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Stephen Chambers

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  1. I think the answer is in footnote number 20 of my article Wes: "Joseph Astley’s younger son, Cecil Arthur Astley, born Oldham, 3Q 1890 ... later emigrated to Australia, where the family concertina connection seems to have been maintained as there is a mention, in ‘The Concertina’ section of World Accordion Review (8/4 [1953], 31), that ‘Rosa Loader has arrived safely in Australia and has already contacted the Astleys’."
  2. A 12a is a 64-key tenor-treble, a 22 is a 48-key treble.
  3. They look like they're probably Erinoid (casein plastic) buttons Theo, is that correct? It could be significant for somebody who might need them...
  4. It's gone now, but took more than long enough...
  5. The number of items listed has gone down, from 722 to 651, but eBay still has the Jeffries and Wheatstone concertinas listed - so I've also reported the Wheatstone, AND the Scandalli Super VI piano accordion that has a bid of €5,000 on it.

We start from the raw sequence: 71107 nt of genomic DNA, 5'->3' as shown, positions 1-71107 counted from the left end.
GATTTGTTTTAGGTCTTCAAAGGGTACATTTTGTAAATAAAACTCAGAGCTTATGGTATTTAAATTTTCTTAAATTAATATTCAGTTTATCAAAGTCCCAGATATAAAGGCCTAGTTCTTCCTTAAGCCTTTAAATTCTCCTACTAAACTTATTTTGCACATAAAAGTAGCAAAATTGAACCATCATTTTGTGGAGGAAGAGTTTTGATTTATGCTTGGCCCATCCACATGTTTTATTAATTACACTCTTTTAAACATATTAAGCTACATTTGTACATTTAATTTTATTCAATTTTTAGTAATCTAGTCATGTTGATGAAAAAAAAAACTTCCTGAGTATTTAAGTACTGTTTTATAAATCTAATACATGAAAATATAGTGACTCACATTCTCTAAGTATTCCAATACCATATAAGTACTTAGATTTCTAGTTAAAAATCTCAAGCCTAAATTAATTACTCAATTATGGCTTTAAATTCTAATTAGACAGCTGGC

6. And 720-more, assorted, expensive items - it should be an obvious scam, using a hacked account that has a feedback score (as a buyer only, not as a seller) of 15.
  7. It's still listed at the moment, but I find the best policy is to report the item telling eBay that the seller is trying to cheat THEM... Report category: Listing practices Reason for report: Avoiding eBay fees Detailed reason: Contact info in listings That usually gets a reaction!
  8. It's from the latter-part of 1891, so roughly halfway through Lachenal's production (1858-1933).
  9. Heavily-rusted reed tongues are only fit for the bin, most of them are going to be badly weakened and extremely out of tune. But also the steel frames themselves are seriously compromised, already being corroded and highly likely to rust again in the future. Then you have the tiny steel screws on the reed clamps/nuts, which are going to be rusted-in and will break off flush if you try to turn them... To my mind, re-reeding the reed frames would be fraught and more trouble than it's worth. That's why I'm looking for a scrap-condition 20-key mahogany-ended "donor" Lachenal, with steel reeds and brass reed frames, to replace the ones in my 22-key #189633.